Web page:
TULSA, Oklahoma – The University of Tulsa’s Oklahoma Center for the Humanities welcomes Ned Blackhawk to Tulsa on April 1. Blackhawk will give a free lecture on the themes in his book “The Rediscovery of America: Native Peoples and the Unmaking of U.S. History,” which won the 2023 National Book Award for Nonfiction.

The talk will begin at 6 p.m. at 101 E. Archer St. with a reception and book signing from 5 to 6 p.m. Magic City Books will be onsite selling copies of “The Rediscovery of America.”

This event is free, but registration is required. Reservations are available on Eventbrite by clicking the link here.

“The Rediscovery of America” tells American history through the lives and cultures of Indigenous people. Blackhawk shows how Indigenous history is essential to understanding the evolution of modern America, interweaving five centuries of Native and non-Native histories from Spanish colonial exploration to the rise of Native American self-determination in the late 20th century.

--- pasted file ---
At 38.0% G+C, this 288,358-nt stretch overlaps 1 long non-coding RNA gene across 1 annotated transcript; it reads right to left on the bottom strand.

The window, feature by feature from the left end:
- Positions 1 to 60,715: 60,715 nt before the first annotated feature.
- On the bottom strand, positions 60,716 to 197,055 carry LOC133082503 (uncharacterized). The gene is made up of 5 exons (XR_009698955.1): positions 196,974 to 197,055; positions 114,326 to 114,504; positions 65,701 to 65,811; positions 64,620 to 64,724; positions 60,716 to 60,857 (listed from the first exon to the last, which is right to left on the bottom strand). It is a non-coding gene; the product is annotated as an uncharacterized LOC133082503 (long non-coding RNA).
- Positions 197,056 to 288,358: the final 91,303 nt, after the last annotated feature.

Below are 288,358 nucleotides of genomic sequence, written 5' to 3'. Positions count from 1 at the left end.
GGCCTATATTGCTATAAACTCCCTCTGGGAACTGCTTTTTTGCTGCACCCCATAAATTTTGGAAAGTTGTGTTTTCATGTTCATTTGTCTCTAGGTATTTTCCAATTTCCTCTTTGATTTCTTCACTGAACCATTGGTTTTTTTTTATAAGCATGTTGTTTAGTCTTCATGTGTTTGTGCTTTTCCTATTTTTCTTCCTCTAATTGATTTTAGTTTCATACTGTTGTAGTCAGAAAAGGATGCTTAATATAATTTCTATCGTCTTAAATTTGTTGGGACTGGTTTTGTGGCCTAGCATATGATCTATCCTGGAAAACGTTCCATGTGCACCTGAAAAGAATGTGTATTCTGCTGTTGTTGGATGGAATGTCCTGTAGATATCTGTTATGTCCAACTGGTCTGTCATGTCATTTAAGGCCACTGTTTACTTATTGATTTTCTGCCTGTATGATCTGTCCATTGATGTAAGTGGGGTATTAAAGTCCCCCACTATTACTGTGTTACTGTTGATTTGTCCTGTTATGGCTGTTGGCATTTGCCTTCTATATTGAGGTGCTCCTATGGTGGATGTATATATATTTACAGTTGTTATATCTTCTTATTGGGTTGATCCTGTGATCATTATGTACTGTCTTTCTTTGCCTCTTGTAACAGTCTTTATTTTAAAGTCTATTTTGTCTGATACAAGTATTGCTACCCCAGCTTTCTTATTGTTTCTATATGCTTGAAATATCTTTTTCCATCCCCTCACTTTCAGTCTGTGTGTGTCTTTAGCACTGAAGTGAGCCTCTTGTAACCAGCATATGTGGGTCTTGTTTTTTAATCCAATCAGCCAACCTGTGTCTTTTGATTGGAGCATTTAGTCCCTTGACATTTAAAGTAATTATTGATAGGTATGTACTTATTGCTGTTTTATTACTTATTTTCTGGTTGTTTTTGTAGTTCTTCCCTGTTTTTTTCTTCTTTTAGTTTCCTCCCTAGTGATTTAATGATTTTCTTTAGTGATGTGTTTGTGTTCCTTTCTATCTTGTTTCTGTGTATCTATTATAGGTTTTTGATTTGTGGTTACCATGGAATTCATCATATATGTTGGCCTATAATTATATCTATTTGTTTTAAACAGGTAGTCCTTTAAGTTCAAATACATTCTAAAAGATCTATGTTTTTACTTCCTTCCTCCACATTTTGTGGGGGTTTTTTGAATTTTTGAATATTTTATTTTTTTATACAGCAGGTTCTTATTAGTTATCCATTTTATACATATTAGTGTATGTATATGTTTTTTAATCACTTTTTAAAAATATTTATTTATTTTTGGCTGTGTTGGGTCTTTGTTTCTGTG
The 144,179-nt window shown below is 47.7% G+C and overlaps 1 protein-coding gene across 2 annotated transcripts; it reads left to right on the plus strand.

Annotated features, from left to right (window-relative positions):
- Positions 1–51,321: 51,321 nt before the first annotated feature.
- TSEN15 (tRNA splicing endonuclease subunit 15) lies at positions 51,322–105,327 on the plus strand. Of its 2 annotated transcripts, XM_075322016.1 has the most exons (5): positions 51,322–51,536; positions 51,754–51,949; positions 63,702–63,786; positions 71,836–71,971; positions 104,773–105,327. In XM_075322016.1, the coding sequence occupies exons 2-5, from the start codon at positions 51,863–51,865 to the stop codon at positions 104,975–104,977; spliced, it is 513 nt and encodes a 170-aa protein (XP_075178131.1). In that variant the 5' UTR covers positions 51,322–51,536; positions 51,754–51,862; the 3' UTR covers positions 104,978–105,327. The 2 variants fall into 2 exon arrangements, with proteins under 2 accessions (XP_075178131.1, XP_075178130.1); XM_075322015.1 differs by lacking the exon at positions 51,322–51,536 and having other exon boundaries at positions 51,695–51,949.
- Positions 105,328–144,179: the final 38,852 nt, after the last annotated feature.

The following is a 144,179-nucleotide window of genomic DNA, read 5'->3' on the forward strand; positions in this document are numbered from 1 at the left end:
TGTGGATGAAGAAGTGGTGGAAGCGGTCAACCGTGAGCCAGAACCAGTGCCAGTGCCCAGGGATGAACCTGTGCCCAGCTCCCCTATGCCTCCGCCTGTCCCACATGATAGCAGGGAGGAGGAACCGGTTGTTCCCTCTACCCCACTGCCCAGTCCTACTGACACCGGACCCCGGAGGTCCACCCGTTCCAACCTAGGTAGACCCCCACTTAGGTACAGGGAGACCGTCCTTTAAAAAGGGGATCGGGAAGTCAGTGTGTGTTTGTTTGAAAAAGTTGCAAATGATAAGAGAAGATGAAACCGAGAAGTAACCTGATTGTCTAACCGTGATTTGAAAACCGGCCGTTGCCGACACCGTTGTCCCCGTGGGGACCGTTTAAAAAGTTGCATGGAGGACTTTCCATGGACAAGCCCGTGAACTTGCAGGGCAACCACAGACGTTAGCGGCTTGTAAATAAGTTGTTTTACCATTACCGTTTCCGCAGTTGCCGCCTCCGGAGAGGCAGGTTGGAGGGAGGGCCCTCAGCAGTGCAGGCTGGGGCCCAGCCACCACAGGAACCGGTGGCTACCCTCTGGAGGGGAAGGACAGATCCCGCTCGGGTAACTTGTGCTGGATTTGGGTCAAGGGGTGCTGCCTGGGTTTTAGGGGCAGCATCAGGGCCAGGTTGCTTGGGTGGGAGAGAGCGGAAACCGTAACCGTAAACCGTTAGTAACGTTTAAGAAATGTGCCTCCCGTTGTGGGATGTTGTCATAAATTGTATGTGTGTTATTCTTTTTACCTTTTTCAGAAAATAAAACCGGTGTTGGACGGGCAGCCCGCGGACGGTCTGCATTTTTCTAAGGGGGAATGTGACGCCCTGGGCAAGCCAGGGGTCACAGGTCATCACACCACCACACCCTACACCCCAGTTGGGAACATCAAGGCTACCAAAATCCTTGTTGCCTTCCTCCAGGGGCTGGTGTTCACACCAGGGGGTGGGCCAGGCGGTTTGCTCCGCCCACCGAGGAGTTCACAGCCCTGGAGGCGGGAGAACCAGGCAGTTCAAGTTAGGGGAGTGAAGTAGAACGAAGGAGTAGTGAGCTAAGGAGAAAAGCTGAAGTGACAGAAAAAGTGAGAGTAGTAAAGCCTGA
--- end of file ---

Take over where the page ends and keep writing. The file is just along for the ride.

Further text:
Blackhawk (Western Shoshone) is a professor of history and American studies at Yale University and the author of “Violence over the Land: Indians and Empires in the early American West,” a study of the American Great Basin that garnered half a dozen professional prizes, including the Frederick Jackson Turner Prize from the Organization of American Historians.